Inequality may be complex, but that doesn’t mean we can’t make sense of it

As always, worth reading.

Economics for public policy

The Fraser Institute has weighed in on the income inequality debate with a report called “Income inequality: measurement sensitivities” that reviews the statistical measurement of income inequality in Canada.

The report quite rightly points out that there are many nuances in the measurement of income, and income inequality, and that the results vary substantially depending upon how economists and statisticians deal with them. Is income measured by earnings, or by total income that includes not just business and investment income but also government transfers? Should it be measured before or after taxes? And should we be looking at total family income or try to represent this as individual income by accounting for family size?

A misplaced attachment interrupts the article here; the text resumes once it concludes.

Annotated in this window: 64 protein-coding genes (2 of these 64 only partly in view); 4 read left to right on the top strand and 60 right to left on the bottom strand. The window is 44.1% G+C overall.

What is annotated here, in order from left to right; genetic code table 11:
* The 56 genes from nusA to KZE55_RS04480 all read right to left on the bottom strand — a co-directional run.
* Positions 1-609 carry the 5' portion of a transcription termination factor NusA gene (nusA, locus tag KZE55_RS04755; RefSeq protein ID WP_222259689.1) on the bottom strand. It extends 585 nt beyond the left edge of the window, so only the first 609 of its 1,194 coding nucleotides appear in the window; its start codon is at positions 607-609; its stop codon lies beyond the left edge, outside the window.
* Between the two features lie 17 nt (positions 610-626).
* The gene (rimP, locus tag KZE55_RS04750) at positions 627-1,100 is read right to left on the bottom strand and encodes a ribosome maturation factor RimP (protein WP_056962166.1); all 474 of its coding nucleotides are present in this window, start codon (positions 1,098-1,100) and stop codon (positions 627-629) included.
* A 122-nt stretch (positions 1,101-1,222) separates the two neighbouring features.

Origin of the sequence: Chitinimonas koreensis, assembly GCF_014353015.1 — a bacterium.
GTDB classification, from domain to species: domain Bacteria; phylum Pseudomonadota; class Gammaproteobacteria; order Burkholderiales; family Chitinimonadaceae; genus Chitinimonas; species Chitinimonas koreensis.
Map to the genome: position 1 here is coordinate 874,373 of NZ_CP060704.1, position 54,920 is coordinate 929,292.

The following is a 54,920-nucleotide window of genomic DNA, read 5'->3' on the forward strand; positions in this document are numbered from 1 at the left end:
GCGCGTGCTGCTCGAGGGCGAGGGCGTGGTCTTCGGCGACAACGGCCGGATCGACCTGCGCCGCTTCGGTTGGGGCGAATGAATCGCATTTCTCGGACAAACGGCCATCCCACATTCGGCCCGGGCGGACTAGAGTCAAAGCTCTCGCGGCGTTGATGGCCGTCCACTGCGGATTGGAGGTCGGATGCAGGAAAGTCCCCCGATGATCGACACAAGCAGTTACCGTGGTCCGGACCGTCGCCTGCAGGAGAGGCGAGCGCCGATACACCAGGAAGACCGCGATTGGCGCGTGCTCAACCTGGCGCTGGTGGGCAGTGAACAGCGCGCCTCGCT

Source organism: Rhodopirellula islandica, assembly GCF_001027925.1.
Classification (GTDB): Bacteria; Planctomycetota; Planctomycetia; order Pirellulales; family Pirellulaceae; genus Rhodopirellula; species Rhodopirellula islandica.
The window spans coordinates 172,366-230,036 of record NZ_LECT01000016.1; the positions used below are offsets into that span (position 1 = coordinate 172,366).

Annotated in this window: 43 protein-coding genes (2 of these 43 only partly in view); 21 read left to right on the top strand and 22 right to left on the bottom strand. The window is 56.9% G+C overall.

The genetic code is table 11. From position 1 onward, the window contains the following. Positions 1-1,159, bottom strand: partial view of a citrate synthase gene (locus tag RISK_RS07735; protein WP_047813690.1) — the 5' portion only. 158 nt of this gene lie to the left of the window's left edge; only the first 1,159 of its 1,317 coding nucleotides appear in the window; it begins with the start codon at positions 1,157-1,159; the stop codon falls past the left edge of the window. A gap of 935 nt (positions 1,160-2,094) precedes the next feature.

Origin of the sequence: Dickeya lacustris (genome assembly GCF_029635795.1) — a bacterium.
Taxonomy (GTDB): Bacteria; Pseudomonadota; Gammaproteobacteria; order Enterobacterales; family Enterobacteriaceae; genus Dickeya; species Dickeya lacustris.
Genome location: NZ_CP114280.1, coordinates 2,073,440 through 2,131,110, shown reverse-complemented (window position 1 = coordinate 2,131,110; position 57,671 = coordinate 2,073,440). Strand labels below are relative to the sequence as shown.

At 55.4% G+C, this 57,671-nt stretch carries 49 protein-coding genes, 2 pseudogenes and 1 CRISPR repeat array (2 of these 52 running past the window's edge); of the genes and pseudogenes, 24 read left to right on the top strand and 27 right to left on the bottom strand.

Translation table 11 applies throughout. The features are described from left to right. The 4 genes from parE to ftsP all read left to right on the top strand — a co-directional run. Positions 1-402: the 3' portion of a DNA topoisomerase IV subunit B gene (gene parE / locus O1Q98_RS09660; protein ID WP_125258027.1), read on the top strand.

The analysis is carefully done and clearly presented, and though it covers ground that is pretty well standard for many economists working in this area, it helps to clarify the issues for a broader…

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About Andrew
Andrew blogs and tweets public policy issues, particularly the relationship between the political and bureaucratic levels, citizenship and multiculturalism. His latest book, Policy Arrogance or Innocent Bias, recounts his experience as a senior public servant in this area.

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